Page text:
245. 245. Process Management - Concepts Scheduling – Types – RR: Time Sliced ● Processes are scheduled based on time-slice, but they are time-bound ● This time slicing is similar to FCFS except that the scheduler forces process to give up the processor based on the timer interrupt ● It does so by preempting the current process (i.e. the process actually running) at the end of each time slice ● The process is moved to the end of the priority level
  246. 246. Process Management - Concepts Scheduling – Types – RR: Priority ● Processes are scheduled based on RR, but priority attached to it ● While processes are allocated based on RR (with specified time), when higher priority task comes in the queue, it gets pre-empted ● The time slice remain the same
  247. 247. Process Management - Concepts Scheduling – Types – Pre-emptive ● Pre-emption means while a lower priority process is executing on the processor another process higher in priority than comes up in the ready queue, it preempts the lower priority process. ● Rate Monotonic (RM) scheduling: – The highest Priority is assigned to the Task with the Shortest Period – All Tasks in the task set are periodic – The relative deadline of the task is equal to the period of the Task – Smaller the period, higher the priority ● Earliest Deadline First (EDF) scheduling: – This kind of scheduler tries to give execution time to the task that is most quickly approaching its deadline – This is typically done by the scheduler changing priorities of tasks on- the-fly as they approach their individual deadlines
  248. 248. Introduction to RTOS
  249. 249. Real Time Systems ● Characteristics: – Capable of guaranteeing timing requirements of the processes under its control – Fast – low latency – Predictable – able to determine task’s completion time with certainty – Both time-critical and non time-critical tasks to coexist ● Types: – Hard real time system ● Guarantees that real-time tasks be completed within their required deadlines. ● Requires formal verification/guarantees of being to always meet its hard deadlines (except for fatal errors). ● Examples: air traffic control , vehicle subsystems control, medical systems. – Soft real time system ● Provides priority of real-time tasks over non real-time tasks. ● Also known as “best effort” systems. Example – multimedia streaming, computer games
  250. 250. Real Time OS ● Operating system is a program that runs on a super loop ● Consist of Scheduler, Task, Memory, System call interface, File systems etc. ● All of these components are very much part of Embedded and Real-time systems ● Some of the parameters need to be tuned/changed in order to meet the needs of these systems ● Real time & Embedded systems – Coupling v/s De-coupling
  251. 251. Real Time OS Characteristics ● Real-time systems are typically single-purpose (Missing: Support for variety of peripherals) ● Real-time systems often do not require interfacing with a user (Missing: Sophisticated user modes & permissions) ● High overhead required for protected memory and for switching modes (Missing: User v/s Kernel mode) ● Memory paging increases context switch time (Missing: Memory address translation between User v/s Kernel) ● User control over scheduler policy & configuration
  252. 252. Real Time OS Properties ● Reliability ● Predictability ● Performance ● Compactness ● Scalability ● User control over OS Policies ● Responsiveness – Fast task switch – Fast interrupt response
  253. 253. Real Time OS Examples ● LynxOS ● OSE ● QNX ● VxWorks ● Windows CE ● RT Linux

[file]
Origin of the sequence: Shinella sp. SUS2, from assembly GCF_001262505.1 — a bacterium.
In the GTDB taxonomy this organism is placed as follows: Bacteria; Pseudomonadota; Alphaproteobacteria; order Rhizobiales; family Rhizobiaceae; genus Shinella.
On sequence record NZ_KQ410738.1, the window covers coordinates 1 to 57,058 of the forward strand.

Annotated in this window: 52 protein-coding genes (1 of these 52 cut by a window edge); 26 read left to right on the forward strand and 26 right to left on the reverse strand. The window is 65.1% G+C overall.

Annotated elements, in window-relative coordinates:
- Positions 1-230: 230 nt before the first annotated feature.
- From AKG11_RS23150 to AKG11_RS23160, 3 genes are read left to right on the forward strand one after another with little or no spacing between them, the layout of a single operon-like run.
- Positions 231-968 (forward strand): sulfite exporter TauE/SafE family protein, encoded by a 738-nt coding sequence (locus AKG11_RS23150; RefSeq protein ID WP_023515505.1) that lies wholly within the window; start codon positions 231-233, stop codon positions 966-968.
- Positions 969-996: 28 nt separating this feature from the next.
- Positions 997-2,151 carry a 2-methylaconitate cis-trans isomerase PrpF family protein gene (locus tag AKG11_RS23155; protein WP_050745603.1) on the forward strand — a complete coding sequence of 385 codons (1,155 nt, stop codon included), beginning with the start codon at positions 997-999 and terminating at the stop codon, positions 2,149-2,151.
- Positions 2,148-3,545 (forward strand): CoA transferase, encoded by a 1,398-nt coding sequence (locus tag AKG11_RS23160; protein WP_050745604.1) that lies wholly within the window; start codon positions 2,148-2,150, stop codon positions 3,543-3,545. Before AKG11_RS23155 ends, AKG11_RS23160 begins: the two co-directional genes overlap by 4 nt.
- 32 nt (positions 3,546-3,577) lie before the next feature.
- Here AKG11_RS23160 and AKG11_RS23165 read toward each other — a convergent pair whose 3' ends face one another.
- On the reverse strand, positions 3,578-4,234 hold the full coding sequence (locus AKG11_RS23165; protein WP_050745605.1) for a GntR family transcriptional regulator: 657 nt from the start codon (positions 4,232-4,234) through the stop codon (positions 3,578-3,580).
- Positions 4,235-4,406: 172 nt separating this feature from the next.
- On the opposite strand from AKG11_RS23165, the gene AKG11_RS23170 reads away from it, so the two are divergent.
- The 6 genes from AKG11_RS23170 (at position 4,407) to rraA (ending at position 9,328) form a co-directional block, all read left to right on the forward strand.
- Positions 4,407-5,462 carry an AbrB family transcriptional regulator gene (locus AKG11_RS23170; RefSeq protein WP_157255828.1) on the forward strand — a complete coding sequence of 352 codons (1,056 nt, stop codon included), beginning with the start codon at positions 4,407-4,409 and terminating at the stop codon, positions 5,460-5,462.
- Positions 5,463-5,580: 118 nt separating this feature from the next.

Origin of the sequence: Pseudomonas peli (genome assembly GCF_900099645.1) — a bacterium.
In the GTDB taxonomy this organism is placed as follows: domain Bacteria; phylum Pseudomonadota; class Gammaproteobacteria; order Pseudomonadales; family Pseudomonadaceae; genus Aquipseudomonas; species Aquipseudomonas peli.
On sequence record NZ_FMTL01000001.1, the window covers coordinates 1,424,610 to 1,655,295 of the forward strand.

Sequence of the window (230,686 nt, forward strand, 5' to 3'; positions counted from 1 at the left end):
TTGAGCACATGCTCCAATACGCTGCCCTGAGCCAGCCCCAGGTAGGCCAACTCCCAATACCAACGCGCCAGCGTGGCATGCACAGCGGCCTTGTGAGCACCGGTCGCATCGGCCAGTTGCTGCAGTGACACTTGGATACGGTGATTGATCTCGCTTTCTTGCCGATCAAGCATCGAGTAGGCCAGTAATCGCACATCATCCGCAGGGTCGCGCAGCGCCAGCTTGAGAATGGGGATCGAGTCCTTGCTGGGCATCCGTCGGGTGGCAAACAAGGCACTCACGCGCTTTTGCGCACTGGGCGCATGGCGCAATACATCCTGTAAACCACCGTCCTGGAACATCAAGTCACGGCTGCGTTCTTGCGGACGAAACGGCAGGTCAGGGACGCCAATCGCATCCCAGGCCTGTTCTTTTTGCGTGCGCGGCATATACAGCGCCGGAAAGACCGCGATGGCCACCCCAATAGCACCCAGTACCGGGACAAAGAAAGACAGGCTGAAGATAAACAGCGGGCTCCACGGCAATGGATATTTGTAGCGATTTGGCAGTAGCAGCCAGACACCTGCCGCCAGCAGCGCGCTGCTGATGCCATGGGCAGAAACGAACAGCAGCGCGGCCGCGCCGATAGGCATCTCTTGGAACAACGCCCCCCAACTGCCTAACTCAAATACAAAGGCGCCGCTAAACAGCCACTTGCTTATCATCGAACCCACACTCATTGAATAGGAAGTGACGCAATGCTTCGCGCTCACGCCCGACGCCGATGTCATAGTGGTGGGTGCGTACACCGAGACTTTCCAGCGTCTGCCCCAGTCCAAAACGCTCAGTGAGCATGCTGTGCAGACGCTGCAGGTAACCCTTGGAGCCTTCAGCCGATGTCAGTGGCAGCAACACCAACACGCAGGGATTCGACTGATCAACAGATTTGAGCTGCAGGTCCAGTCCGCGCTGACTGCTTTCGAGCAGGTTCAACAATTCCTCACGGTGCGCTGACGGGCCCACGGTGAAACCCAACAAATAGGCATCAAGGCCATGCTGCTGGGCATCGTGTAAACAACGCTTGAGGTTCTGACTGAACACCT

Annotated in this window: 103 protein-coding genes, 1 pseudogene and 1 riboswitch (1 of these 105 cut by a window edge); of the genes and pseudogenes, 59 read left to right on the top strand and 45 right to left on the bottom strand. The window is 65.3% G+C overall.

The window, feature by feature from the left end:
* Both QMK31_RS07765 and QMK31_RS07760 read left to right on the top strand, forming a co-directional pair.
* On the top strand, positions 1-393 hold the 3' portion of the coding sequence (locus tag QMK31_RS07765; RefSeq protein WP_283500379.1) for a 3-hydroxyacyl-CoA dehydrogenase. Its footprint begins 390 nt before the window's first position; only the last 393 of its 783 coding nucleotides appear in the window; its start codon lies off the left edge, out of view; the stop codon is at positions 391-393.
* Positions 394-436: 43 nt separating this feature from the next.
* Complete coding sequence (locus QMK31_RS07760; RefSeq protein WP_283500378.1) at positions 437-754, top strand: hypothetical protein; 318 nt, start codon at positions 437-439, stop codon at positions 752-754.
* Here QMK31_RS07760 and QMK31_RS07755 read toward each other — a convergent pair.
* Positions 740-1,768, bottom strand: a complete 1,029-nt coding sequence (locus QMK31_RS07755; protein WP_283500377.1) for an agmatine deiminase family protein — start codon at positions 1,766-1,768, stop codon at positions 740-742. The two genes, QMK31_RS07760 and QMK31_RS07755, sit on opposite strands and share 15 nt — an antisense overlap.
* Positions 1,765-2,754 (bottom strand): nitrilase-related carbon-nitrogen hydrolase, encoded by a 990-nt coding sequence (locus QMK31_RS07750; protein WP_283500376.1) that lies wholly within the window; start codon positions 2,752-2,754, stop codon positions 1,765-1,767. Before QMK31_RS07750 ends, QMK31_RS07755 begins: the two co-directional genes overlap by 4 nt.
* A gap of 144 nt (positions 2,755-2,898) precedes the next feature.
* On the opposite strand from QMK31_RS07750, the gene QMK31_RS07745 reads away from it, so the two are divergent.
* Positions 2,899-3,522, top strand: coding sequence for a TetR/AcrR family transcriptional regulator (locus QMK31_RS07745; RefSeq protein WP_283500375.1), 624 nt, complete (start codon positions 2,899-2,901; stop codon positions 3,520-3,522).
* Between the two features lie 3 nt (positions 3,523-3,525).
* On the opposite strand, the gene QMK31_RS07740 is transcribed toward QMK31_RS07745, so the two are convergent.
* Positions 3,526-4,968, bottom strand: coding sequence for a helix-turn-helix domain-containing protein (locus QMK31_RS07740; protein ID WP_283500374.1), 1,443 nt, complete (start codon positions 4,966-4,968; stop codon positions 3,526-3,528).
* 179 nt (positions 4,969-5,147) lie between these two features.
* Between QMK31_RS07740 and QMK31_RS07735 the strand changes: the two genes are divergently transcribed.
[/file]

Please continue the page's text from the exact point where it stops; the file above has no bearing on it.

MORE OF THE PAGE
254. 254. Memory Management - Concepts
  255. 255. Memory Management - Concepts Introduction ● Overall memory sub-division: – OS – Application ● Uni-programming vs. Multi-programming ● Memory Management is task of OS, called MMU ● May involve movement between: – Primary (Hard disk / Flash) – Secondary (RAM)
  256. 256. Memory Management - Concepts Requirements ● Relocation ● Protection ● Sharing ● Logical Organization ● Physical Organization
  257. 257. Memory Management - Concepts Requirements - Relocation ● Programmer does not know where the program will be placed in memory when it is executed ● Before the program is loaded, address references are usually relative addresses to the entry point of program ● These are called logical addresses, part of logical address space ● All references must be translated to actual addresses ● It can be done at compile time, load time or execution ● Mapping between logical to physical address mechanism is implemented as “Virtual memory” ● Paging is one of the memory management schemes where the program retrieves data from the secondary storage for use in main memory
  258. 258. Memory Management - Concepts Requirements - Relocation ● In paging OS picks data from secondary memory called pages ● Paging allows the physical address space of a process to be non-contiguous CPU + logical address 346 Memory physical address 14346 14000 relocation register Memory Management Unit (MMU)
  259. 259. Memory Management - Concepts Requirements - Protection ● Processes should not be able to reference memory locations in another process without permission ● Impossible to check absolute addresses in programs since the program could be relocated ● Must be checked during execution
  260. 260. Memory Management - Concepts Requirements - Sharing ● Allow several processes to access the same portion of memory ● For example, when using shared memory IPC, we need two processes to share the same memory segment
  261. 261. Memory Management - Concepts Requirements – Logical Organization ● Program is divided into modules, each having a different attribute ● In Linux, Code Segment has a read-only attribute
  262. 262. Memory Management - Concepts Requirements – Physical Organization ● Processes in the user space will be leaving & getting in ● Each process needs the memory to execute ● So, the memory needs to be partitioned between processes – Fixed Partitioning – Dynamic Partitioning
  263. 263. Stay Connected https://www.facebook.com/Emertxe https://twitter.com/EmertxeTweet https://www.slideshare.net/EmertxeSlides About us: Emertxe is India’s one of the top IT finishing schools & self learning kits provider. Our primary focus is on Embedded with diversification focus on Java, Oracle and Android areas Emertxe Information Technologies, No-1, 9th Cross, 5th Main, Jayamahal Extension, Bangalore, Karnataka 560046 T: +91 80 6562 9666 E: training@emertxe.com
  264. 264. Thank You

×